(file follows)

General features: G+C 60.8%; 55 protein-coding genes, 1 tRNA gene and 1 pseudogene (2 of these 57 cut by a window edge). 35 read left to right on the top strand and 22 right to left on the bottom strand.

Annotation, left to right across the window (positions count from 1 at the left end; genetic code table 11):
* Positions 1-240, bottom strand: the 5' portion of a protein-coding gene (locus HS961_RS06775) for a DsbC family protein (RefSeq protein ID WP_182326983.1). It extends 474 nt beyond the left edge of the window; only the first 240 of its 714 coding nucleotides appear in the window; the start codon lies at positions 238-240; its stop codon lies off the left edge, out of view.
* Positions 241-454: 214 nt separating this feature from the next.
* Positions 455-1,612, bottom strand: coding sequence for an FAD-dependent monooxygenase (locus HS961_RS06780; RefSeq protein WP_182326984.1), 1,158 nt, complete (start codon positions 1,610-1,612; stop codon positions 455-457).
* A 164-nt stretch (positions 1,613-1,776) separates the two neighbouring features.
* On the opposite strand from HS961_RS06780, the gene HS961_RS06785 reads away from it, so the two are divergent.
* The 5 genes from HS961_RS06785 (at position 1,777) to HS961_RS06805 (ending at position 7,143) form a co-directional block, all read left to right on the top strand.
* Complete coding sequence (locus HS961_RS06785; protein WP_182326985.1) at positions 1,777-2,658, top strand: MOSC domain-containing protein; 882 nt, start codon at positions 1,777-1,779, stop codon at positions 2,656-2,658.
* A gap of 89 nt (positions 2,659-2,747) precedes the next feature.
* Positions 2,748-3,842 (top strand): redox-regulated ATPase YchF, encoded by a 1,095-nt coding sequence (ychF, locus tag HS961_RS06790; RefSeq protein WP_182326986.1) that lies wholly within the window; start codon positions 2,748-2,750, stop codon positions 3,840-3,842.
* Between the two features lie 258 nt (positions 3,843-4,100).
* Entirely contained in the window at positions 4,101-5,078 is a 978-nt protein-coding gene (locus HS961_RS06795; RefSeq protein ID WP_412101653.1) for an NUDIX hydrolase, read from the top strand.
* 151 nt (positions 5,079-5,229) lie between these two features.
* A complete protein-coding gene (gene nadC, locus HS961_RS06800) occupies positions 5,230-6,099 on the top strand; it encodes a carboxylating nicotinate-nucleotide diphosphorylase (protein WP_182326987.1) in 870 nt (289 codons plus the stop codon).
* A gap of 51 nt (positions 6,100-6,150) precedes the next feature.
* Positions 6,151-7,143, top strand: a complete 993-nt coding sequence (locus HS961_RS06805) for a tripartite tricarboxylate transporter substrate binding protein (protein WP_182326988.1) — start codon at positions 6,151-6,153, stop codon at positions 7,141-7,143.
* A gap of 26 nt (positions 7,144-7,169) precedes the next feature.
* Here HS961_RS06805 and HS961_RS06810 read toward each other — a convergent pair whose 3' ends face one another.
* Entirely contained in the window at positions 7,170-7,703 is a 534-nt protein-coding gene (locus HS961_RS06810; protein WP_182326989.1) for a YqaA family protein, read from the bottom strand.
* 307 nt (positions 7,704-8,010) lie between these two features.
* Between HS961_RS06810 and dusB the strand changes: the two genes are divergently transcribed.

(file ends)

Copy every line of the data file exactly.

General features: G+C 60.8%; 55 protein-coding genes, 1 tRNA gene and 1 pseudogene (2 of these 57 cut by a window edge). 35 read left to right on the top strand and 22 right to left on the bottom strand.

Annotation, left to right across the window (positions count from 1 at the left end; genetic code table 11):
* Positions 1-240, bottom strand: the 5' portion of a protein-coding gene (locus HS961_RS06775) for a DsbC family protein (RefSeq protein ID WP_182326983.1). It extends 474 nt beyond the left edge of the window; only the first 240 of its 714 coding nucleotides appear in the window; the start codon lies at positions 238-240; its stop codon lies off the left edge, out of view.
* Positions 241-454: 214 nt separating this feature from the next.
* Positions 455-1,612, bottom strand: coding sequence for an FAD-dependent monooxygenase (locus HS961_RS06780; RefSeq protein WP_182326984.1), 1,158 nt, complete (start codon positions 1,610-1,612; stop codon positions 455-457).
* A 164-nt stretch (positions 1,613-1,776) separates the two neighbouring features.
* On the opposite strand from HS961_RS06780, the gene HS961_RS06785 reads away from it, so the two are divergent.
* The 5 genes from HS961_RS06785 (at position 1,777) to HS961_RS06805 (ending at position 7,143) form a co-directional block, all read left to right on the top strand.
* Complete coding sequence (locus HS961_RS06785; protein WP_182326985.1) at positions 1,777-2,658, top strand: MOSC domain-containing protein; 882 nt, start codon at positions 1,777-1,779, stop codon at positions 2,656-2,658.
* A gap of 89 nt (positions 2,659-2,747) precedes the next feature.
* Positions 2,748-3,842 (top strand): redox-regulated ATPase YchF, encoded by a 1,095-nt coding sequence (ychF, locus tag HS961_RS06790; RefSeq protein WP_182326986.1) that lies wholly within the window; start codon positions 2,748-2,750, stop codon positions 3,840-3,842.
* Between the two features lie 258 nt (positions 3,843-4,100).
* Entirely contained in the window at positions 4,101-5,078 is a 978-nt protein-coding gene (locus HS961_RS06795; RefSeq protein ID WP_412101653.1) for an NUDIX hydrolase, read from the top strand.
* 151 nt (positions 5,079-5,229) lie between these two features.
* A complete protein-coding gene (gene nadC, locus HS961_RS06800) occupies positions 5,230-6,099 on the top strand; it encodes a carboxylating nicotinate-nucleotide diphosphorylase (protein WP_182326987.1) in 870 nt (289 codons plus the stop codon).
* A gap of 51 nt (positions 6,100-6,150) precedes the next feature.
* Positions 6,151-7,143, top strand: a complete 993-nt coding sequence (locus HS961_RS06805) for a tripartite tricarboxylate transporter substrate binding protein (protein WP_182326988.1) — start codon at positions 6,151-6,153, stop codon at positions 7,141-7,143.
* A gap of 26 nt (positions 7,144-7,169) precedes the next feature.
* Here HS961_RS06805 and HS961_RS06810 read toward each other — a convergent pair whose 3' ends face one another.
* Entirely contained in the window at positions 7,170-7,703 is a 534-nt protein-coding gene (locus HS961_RS06810; protein WP_182326989.1) for a YqaA family protein, read from the bottom strand.
* 307 nt (positions 7,704-8,010) lie between these two features.
* Between HS961_RS06810 and dusB the strand changes: the two genes are divergently transcribed.